Applying Computerized Adaptive Testing to the FACE-Q Skin Cancer Module: Individualizing Patient-Reported Outcome Measures in Facial Surgery.
Ottenhof MJ., Geerards D., Harrison C., Klassen AF., Hoogbergen MM., van der Hulst RRWJ., Lee EH., Pusic AL., Sidey-Gibbons CJ.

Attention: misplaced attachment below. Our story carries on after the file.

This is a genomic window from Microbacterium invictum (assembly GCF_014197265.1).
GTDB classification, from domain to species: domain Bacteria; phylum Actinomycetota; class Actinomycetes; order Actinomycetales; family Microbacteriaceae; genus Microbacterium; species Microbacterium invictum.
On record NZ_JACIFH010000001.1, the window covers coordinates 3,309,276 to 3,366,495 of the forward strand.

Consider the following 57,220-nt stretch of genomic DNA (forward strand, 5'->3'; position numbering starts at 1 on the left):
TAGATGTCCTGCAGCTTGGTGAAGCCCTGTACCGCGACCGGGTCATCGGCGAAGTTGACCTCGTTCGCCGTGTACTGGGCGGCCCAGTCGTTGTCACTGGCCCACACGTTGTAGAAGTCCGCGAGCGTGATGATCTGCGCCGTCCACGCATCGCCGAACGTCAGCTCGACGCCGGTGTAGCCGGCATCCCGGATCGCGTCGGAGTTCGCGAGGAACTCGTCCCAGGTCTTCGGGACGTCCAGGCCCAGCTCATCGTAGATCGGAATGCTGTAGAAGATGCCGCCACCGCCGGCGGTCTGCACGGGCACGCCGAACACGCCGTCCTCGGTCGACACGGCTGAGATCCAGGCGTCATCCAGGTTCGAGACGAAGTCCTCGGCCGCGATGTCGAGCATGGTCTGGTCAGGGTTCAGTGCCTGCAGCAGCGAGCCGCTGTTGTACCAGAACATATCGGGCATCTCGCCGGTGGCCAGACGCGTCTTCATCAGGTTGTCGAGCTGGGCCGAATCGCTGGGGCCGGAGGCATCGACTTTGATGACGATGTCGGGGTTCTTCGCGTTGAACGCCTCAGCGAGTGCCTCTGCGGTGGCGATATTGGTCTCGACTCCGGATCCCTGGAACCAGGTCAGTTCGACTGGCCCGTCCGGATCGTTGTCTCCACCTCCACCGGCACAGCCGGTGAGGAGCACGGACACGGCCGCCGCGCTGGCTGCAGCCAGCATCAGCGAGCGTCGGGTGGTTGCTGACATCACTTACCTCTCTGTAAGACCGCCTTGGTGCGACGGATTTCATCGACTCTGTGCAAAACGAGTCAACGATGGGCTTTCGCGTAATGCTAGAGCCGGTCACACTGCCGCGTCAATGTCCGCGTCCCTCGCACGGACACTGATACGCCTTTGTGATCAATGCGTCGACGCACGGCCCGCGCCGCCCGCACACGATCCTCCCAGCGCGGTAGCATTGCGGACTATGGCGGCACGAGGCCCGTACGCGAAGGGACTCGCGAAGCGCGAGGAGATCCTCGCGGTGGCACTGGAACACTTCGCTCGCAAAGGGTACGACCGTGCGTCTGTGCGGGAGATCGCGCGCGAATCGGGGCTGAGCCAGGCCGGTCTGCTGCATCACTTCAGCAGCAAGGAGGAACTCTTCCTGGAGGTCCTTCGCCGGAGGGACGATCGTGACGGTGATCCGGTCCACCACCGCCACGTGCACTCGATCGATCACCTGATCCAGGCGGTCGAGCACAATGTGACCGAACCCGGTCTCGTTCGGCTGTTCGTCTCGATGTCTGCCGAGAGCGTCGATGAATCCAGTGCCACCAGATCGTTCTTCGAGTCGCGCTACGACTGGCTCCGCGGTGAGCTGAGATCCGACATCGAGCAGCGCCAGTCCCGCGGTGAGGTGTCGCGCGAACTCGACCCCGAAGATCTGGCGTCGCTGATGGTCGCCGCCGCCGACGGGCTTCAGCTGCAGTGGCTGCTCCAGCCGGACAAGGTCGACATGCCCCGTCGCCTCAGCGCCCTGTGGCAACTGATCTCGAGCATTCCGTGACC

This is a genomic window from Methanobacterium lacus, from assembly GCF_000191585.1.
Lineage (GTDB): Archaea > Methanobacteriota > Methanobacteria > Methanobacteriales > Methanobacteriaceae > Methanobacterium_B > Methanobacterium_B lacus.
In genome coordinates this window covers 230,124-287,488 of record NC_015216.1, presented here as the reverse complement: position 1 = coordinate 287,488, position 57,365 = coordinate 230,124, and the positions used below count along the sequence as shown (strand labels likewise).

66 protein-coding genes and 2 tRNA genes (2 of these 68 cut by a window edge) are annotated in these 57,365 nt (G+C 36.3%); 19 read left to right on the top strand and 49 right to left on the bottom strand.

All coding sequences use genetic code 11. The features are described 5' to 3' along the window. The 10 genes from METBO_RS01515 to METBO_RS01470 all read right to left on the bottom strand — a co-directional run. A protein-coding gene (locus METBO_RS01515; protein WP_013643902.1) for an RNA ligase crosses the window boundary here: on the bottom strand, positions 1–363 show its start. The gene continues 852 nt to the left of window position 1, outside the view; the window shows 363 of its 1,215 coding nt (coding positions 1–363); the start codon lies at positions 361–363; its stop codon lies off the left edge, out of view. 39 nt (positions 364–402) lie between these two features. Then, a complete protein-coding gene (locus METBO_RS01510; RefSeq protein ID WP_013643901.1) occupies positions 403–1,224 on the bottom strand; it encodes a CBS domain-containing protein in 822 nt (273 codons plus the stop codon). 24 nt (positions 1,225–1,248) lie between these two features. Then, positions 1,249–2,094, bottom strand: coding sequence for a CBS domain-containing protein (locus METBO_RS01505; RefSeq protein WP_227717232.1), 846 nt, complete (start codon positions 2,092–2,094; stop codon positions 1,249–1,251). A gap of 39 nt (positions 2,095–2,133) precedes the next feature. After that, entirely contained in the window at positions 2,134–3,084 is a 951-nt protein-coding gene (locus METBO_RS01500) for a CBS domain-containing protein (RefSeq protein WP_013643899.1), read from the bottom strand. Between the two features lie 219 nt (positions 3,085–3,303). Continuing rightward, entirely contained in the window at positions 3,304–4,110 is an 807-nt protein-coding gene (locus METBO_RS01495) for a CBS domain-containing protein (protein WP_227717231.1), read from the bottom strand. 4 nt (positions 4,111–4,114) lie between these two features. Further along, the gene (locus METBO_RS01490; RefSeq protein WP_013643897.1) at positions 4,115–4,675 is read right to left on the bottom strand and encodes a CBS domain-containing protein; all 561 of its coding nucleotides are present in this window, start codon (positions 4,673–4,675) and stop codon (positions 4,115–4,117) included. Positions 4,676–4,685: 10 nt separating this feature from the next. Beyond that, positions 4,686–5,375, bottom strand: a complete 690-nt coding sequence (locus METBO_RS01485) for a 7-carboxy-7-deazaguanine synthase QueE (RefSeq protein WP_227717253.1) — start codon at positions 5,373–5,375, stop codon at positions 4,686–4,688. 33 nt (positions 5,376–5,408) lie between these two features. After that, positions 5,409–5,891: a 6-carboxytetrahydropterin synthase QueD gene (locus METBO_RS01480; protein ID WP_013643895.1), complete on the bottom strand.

BACKGROUND: Skin cancer is among the most frequently occurring malignancies worldwide, which creates a great need for an effective patient-reported outcome measure. Providing shorter questionnaires reduces patient burden and increases patients' willingness to complete forms. The authors set out to use computerized adaptive testing to reduce the number of items needed to predict results for scales of the FACE-Q Skin Cancer Module, a validated patient-reported outcome measure that measures health-related quality of life and patient satisfaction in facial surgery. METHODS: Computerized adaptive testing generates tailored questionnaires for patients in real time based on their responses to previous questions. The authors used an open-source computerized adaptive testing simulation software to run item responses for the five scales from the FACE-Q Skin Cancer Module (i.e., scar appraisal, satisfaction with facial appearance, appearance-related psychosocial distress, cancer worry, and satisfaction with information about appearance). Each simulation continued to administer items until prespecified levels of precision were met, estimated by standard error. Mean and maximum item reduction between the original fixed-length short forms and the simulated versions were evaluated. RESULTS: The number of questions that patients needed to answer to complete the FACE-Q Skin Oncology Module was reduced from 41 items in the original form to a mean of 23 ± 0.55 items (range, 15 to 29) using the computerized adaptive testing version. Simulated computerized adaptive testing scores maintained a high correlation (0.98 to 0.99) with the score from the fixed-length short forms. CONCLUSIONS: Applying computerized adaptive testing to the FACE-Q Skin Cancer Module can reduce the length of assessment by more than 50 percent, with virtually no loss in precision. It is likely to play a critical role in the implementation in clinical practice.